In my last post I wrote about conversational presenting. Conversational presenting builds on the skills most of us already have and use in normal day-to-day conversations. But for many of us, conversational presenting is hard. That used to be the case for me. I was in Toastmasters for many years and developed a formal style of public speaking. I planned my vocal variety, my body language and my rhetorical flourishes. And it wasn’t really me. Nor was I connecting with my audience – they were a backdrop for my performance.
With the help of a great coach, I learnt about being myself in front of the audience and seeing and engaging with individuals in the audience. That’s conversational presenting.
However, it took time and effort to change my style. Every time I got up to speak it was a trigger to go into my “public speaking mode”. It was a hard habit to break.
Every so often, we have experienced presenters on our courses who also go into “public speaking mode” as soon as they get up. They morph into somebody else and start speechifying. Often they have a background in Toastmasters or debating.
If you can recognise yourself in these descriptions, you can break this habit.
- Rehearse your presentation sitting down. It’s much harder to speechify when you’re sitting down. Sitting won’t trigger your public speaking mode. Sitting in your seat will have you talking to the individual people in your audience, as if you were having a conversation.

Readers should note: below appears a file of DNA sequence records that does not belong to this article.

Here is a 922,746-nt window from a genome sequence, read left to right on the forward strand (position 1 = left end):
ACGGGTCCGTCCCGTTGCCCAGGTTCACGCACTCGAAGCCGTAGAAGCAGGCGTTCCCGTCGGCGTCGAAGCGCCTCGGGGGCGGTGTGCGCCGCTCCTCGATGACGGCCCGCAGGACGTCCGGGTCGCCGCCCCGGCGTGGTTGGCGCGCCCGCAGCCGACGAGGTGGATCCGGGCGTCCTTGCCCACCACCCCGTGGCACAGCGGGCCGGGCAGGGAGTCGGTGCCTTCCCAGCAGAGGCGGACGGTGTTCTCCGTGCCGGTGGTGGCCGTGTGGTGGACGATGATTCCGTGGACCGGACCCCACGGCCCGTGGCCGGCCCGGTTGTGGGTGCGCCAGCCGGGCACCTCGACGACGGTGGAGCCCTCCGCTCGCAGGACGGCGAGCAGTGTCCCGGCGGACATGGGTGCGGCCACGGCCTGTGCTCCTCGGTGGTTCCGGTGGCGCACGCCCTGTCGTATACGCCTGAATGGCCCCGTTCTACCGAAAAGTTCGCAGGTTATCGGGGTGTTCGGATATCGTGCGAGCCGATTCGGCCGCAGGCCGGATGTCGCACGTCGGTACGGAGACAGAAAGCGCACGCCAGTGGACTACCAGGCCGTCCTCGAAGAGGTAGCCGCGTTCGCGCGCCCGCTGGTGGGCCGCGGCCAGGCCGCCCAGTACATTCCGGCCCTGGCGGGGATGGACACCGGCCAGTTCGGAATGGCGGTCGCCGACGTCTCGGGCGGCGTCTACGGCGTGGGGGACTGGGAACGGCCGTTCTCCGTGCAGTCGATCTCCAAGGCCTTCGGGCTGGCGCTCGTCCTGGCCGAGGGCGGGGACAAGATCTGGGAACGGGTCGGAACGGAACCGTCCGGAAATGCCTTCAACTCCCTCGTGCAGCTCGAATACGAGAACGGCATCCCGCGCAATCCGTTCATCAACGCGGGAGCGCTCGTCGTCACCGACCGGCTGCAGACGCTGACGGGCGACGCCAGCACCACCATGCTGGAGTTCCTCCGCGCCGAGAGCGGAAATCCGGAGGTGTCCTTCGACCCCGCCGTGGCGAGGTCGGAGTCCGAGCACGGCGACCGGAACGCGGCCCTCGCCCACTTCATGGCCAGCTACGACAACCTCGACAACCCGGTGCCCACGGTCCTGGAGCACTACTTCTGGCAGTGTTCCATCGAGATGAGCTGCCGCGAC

- Once you’ve got the feel of the way that you were presenting when you were sitting down, stand up, but stay presenting in the same style. To make it easier to stay in the conversational style, make this transition half-way through the presentation. If you feel yourself starting to speechify again, sit down again and get back into conversational style and then try again.
- When you’re presenting for real, speak as if you were in your seat.
When you first start doing this you may feel that you are being too low-key and relaxed in your style. It’s normal to feel like this because you’re making a big break from your old style. Ask for feedback from several trusted friends about whether your new style is appropriate.